cover image The Axemaker's Gift

The Axemaker's Gift

James Lee Burke. Putnam Adult, $27.95 (348pp) ISBN 978-0-399-14088-4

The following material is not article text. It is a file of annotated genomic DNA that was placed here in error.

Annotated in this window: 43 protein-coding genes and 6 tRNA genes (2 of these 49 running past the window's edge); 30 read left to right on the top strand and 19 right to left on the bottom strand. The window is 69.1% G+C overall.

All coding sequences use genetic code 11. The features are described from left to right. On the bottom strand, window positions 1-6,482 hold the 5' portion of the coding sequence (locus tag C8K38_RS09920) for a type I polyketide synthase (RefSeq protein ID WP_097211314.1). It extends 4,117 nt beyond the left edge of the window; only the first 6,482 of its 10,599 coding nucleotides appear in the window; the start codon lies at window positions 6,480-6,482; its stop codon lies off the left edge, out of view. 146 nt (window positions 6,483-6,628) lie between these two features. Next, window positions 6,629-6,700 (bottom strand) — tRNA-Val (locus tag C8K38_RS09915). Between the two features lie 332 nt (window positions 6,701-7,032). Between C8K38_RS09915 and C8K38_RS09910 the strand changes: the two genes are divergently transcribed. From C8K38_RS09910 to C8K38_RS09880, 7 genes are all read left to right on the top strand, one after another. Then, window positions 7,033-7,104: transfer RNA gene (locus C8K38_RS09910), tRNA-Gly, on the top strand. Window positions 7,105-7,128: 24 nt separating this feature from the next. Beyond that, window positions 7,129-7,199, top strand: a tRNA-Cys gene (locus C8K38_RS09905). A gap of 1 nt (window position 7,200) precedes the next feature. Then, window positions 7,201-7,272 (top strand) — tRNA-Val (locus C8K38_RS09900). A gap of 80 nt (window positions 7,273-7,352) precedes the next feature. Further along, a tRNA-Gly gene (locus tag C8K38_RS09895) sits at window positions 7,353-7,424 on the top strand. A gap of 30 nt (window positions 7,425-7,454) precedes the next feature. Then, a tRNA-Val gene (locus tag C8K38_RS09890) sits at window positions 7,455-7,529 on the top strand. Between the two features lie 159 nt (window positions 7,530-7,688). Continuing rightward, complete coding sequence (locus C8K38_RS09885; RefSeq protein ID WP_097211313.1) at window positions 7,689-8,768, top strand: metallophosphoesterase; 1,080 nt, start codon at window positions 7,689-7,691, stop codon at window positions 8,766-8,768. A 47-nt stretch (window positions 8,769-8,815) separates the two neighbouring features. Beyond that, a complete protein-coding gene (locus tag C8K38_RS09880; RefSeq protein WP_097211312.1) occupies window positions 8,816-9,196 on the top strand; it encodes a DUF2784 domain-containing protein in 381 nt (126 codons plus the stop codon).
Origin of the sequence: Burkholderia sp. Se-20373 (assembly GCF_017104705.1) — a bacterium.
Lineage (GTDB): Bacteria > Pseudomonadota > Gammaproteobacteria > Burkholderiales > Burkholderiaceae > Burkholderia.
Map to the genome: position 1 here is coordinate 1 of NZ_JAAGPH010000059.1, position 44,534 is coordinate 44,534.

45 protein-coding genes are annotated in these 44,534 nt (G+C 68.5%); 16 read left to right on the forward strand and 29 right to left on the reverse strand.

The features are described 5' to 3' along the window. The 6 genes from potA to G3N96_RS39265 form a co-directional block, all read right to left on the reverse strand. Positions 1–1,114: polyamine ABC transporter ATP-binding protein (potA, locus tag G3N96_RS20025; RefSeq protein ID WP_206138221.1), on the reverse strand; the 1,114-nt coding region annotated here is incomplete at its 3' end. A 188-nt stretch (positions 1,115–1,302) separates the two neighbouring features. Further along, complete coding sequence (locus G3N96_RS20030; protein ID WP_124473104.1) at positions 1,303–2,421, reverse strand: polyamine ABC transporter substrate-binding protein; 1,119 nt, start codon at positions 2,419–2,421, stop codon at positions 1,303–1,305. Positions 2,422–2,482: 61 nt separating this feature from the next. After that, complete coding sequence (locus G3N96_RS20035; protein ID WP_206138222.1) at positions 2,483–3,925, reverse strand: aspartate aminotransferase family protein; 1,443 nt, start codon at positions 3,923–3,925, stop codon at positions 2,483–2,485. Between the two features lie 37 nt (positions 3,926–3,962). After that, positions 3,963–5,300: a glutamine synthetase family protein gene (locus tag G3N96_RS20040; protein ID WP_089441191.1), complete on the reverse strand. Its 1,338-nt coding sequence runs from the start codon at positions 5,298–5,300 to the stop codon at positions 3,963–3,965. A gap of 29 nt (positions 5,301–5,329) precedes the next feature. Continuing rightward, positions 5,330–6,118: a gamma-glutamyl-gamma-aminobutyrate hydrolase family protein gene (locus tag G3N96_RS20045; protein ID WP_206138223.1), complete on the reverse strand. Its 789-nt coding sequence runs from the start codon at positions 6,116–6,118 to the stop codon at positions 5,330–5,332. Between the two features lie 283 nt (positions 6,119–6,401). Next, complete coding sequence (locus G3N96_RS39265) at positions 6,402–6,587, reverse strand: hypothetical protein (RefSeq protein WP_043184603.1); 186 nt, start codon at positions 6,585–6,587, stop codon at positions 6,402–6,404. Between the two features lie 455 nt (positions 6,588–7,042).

Prolific psychologist Ornstein and historian Burke, best known for his PBS-TV series Connections, have written an ambitious, entertaining, not always convincing survey of the interaction of technology, culture, history and the human mind. Early hominids' use of tools, they maintain, altered the brain's structure over millennia, favoring reason over emotion and fostering sequential thinking, which generated language, logic and rules. With the advent of agriculture and writing in Mesopotamia came social hierarchy. The authors strain mightily to prove that successive advances in technic--the Greek alphabet, the weight-driven clock, Gutenberg's printing press, scientific method, London's stock exchange, modern clinical medicine, computers, etc.--radically altered the structure of society, increasingly concentrating power and knowledge in the hands of a specialized ruling elite that imposed ever greater degrees of conformity on the masses. A ``cut-and-control'' outlook that divides the world into manipulable units is held responsible for our present ecological crisis. The authors' proposed solution is a world of small communities with participatory democracy and ``webbed education'' whereby information-technology users can access all knowledge as a dynamic whole. (Sept.)